<p>I'm having a lot of trouble deciding which campuses I like better than others. What are the major factors one should look into to find a campus that is right for them?</p>
<p>You pretty much have to visit them. </p>
<p>For me, I like the closeness of a major city, not too far but not right in the middle of a busy metropolitan area with crime and other chaos. Outskirts of a big city could mean a beautiful campus, but at the same time, accessible to the modern world. </p>
<p>Also, buildings would have to be easy to find. Each part of the campus has to unique. Row after row of buildings is boring and may even lose newcomers. </p>
<p>Those are just two that came to my mind.</p>
<p>Not everyone falls in love with a school. This will put you in a great position when it comes time to choose because you can make a less emotional decision. Having said that, you probably will have an opinion about city, mid-sized town, or tiny town. You may also want to consider how important sports are to you: Do you want to attend the big game on Saturday? Are you an outdoorsy person? Do you want to be near water for kayaking or mountains for skiing or hiking? Do you need to be near an airport to get home if you are far away?</p>
<p>I guess I'll give a little detail. My two most likely colleges are Minnesota and Madison. i visited both. I went to MN with low expectations, thinking it would be very city-like. I was actually pretty impressed. Overall everything was very connected I thought. Buildings of different majors were close, dorms were seperated by majors/honors if needed, an underground tunnel system connected most buildings, there wasn't many busy roads, etc. I went to Madison with high expectations and was not that impressed. The capital area and lake were nice, but there were really busy roads, spereated buildings, not as nice architecture, more of a party atmosphere, etc. Madison has better academics by a little though. Even though I was impressed with MN, I still am not sure about which campus I like more. Overall, I didn't see a big difference, and I really do not have an idea of which is better for me. I am planning on engineering, and the programs are not much different.</p>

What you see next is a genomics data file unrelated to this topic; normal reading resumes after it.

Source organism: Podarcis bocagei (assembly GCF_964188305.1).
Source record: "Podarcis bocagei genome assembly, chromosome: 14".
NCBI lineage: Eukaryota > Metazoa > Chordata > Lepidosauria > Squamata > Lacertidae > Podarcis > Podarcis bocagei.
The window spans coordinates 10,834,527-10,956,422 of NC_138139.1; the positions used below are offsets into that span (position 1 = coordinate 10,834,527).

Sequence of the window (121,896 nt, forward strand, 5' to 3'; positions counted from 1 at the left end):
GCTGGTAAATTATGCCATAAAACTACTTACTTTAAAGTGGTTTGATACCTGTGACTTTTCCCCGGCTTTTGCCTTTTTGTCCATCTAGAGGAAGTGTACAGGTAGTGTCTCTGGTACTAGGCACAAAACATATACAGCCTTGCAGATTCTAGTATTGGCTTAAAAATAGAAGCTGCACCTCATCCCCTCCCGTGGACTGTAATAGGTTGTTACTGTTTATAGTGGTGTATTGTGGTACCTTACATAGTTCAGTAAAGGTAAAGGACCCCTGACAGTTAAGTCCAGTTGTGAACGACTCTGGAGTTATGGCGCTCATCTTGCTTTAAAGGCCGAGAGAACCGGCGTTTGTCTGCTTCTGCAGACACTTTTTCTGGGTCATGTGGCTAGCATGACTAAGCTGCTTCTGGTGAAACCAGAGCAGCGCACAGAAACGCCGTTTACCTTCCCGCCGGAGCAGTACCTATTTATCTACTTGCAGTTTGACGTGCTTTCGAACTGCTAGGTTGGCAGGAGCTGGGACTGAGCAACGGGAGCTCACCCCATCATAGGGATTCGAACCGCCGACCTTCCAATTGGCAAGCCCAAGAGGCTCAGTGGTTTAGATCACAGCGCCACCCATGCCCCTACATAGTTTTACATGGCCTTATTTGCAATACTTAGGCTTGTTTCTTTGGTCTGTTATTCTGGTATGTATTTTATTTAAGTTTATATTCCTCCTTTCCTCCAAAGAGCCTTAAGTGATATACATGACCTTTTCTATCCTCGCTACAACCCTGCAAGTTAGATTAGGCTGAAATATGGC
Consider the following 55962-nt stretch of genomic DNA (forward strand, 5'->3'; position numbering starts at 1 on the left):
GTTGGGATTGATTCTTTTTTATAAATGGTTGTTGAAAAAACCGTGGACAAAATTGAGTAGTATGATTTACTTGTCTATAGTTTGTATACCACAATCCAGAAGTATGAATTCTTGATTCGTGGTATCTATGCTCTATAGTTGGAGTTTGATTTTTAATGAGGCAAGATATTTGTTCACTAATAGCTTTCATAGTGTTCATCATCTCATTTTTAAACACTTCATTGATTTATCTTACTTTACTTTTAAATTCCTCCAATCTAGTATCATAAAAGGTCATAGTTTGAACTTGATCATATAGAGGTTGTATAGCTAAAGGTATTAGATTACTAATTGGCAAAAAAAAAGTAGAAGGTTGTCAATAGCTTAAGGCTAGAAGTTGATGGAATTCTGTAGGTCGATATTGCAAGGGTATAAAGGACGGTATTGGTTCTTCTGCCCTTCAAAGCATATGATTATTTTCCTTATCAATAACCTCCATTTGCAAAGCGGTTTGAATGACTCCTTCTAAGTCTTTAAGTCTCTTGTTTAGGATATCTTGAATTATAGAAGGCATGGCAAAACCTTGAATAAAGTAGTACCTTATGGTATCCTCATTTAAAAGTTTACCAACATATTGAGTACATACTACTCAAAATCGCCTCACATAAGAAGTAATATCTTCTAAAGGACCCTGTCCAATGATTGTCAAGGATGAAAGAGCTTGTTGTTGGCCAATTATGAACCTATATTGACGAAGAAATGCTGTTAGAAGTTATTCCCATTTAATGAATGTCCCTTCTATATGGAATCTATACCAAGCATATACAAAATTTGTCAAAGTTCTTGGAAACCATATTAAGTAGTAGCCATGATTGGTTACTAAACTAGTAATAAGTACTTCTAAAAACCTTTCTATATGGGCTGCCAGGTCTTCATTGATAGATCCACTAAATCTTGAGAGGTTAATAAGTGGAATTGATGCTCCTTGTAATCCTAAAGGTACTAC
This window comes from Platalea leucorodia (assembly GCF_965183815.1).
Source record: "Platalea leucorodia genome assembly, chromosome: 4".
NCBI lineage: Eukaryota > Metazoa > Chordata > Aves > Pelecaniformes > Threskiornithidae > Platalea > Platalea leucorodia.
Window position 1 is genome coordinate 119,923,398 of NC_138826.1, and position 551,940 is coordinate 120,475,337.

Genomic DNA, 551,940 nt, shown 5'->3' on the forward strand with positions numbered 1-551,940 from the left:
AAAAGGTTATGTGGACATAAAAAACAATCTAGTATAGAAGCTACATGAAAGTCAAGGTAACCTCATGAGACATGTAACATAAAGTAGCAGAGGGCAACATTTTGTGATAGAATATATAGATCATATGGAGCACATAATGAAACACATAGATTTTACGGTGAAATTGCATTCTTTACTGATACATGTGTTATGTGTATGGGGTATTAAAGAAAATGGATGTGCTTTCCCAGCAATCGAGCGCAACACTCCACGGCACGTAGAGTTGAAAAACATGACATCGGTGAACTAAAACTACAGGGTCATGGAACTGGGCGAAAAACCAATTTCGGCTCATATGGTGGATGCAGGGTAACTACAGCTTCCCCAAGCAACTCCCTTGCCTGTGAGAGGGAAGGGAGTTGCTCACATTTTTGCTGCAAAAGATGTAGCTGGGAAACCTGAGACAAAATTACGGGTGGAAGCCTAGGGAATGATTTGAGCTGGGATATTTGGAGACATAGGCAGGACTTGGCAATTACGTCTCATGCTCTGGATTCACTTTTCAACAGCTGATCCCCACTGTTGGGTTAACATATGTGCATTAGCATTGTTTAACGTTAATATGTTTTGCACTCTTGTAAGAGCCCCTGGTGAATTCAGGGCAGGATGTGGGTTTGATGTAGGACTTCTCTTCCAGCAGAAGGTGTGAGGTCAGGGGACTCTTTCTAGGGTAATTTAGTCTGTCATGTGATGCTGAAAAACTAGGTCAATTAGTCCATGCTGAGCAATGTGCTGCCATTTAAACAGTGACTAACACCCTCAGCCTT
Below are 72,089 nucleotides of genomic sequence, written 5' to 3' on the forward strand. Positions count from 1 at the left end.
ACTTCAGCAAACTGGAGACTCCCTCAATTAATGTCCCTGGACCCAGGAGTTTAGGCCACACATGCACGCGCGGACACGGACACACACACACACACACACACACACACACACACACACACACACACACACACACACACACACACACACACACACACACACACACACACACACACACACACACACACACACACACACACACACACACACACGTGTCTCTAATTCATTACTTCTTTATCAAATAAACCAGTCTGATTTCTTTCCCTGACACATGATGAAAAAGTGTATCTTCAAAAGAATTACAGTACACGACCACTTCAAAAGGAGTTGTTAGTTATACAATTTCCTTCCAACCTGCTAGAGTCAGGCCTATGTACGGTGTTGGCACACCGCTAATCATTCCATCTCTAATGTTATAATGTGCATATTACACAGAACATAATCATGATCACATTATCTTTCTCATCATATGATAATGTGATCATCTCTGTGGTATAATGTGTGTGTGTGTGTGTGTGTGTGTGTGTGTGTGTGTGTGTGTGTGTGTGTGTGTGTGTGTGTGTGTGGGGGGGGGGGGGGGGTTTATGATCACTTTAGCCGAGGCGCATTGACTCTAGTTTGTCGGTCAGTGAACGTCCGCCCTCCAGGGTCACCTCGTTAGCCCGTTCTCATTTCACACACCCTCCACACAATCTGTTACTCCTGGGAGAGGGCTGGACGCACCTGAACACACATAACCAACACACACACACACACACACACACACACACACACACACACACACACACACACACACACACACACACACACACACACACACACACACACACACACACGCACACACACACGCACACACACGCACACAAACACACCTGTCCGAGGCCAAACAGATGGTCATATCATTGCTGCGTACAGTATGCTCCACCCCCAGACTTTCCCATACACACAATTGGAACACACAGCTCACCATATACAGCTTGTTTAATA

<p>If there is very little difference--go with the one that is less expensive. You can't be in-state for both. Good luck.</p>
<p>Actually MN and Wisconsin have reciprocity so cost is pretty much the same</p>
<p>^^Wish they did that in our region. Too many people here!</p>
<p>For me some of the things I look at and ask myself are:</p>
<p>How are the facilities in my major?
Do I feel safe?
Are the dorms adequate?
Are there nice dining options around campus?
Are there enough open lawn areas or just too much cement?
Is the campus too big or too small?
Are the campus buildings nicely spaced or right on top of each other?
Are there nice places to study around campus?
Do they allow bikes and, if so, is there enough room for them and pedestrians?
If they do NOT allow bikes, is it too hard to get from point A to point B?
Are the dorms too far away from most of my classes?
What will the campus be like in the winter time?
Do they have a good campus transport system?
Do they have a good transport system from campus into town or city?</p>
<p>This is a good article that I found that was written by a Yale student about what the factors that you should consider when making your college choice:</p>